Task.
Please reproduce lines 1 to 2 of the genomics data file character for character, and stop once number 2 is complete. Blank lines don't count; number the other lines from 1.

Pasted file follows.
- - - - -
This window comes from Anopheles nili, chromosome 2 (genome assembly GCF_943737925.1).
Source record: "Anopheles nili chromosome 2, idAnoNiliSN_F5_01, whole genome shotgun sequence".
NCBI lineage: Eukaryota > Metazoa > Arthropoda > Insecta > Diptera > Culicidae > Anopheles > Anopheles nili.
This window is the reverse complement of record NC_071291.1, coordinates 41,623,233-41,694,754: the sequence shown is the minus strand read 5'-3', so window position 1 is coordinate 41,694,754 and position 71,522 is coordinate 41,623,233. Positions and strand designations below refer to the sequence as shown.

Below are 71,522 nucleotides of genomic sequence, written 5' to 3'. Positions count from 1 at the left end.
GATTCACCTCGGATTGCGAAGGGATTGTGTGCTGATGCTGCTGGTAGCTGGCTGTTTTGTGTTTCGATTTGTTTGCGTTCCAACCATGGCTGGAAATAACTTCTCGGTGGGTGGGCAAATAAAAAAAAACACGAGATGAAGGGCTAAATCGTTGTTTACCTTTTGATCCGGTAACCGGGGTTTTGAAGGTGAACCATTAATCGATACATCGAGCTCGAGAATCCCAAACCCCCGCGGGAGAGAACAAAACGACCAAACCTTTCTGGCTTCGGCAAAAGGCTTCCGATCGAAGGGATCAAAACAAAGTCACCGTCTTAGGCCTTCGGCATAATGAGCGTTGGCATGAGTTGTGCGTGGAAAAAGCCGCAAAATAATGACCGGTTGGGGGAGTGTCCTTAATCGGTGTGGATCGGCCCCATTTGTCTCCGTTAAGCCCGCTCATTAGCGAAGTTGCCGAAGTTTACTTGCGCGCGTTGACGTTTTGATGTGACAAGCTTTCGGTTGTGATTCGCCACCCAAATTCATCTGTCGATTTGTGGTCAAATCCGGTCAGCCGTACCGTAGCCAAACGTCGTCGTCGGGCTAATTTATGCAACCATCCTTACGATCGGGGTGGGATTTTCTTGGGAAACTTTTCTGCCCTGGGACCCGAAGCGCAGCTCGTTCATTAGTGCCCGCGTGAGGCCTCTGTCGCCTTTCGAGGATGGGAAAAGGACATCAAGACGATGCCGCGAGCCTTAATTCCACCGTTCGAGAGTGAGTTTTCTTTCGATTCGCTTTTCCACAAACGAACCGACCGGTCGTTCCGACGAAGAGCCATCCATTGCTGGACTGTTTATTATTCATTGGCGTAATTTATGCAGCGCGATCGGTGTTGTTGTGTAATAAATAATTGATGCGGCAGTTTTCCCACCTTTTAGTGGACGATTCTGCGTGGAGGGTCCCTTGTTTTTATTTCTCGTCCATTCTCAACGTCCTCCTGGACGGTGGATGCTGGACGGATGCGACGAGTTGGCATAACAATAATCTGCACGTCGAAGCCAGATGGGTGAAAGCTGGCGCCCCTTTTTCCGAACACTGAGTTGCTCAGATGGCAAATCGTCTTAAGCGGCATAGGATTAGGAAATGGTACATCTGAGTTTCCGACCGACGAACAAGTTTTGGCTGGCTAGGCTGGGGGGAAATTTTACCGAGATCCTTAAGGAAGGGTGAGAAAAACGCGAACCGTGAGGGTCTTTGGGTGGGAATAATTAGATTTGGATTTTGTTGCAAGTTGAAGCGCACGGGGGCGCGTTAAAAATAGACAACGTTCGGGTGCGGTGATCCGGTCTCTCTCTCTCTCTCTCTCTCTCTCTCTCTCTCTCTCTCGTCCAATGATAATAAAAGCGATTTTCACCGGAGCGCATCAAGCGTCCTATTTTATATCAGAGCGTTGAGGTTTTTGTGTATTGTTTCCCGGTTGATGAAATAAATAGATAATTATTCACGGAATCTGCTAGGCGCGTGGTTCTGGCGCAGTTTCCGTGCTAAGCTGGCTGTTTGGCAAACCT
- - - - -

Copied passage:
This window comes from Anopheles nili, chromosome 2 (genome assembly GCF_943737925.1).
Source record: "Anopheles nili chromosome 2, idAnoNiliSN_F5_01, whole genome shotgun sequence".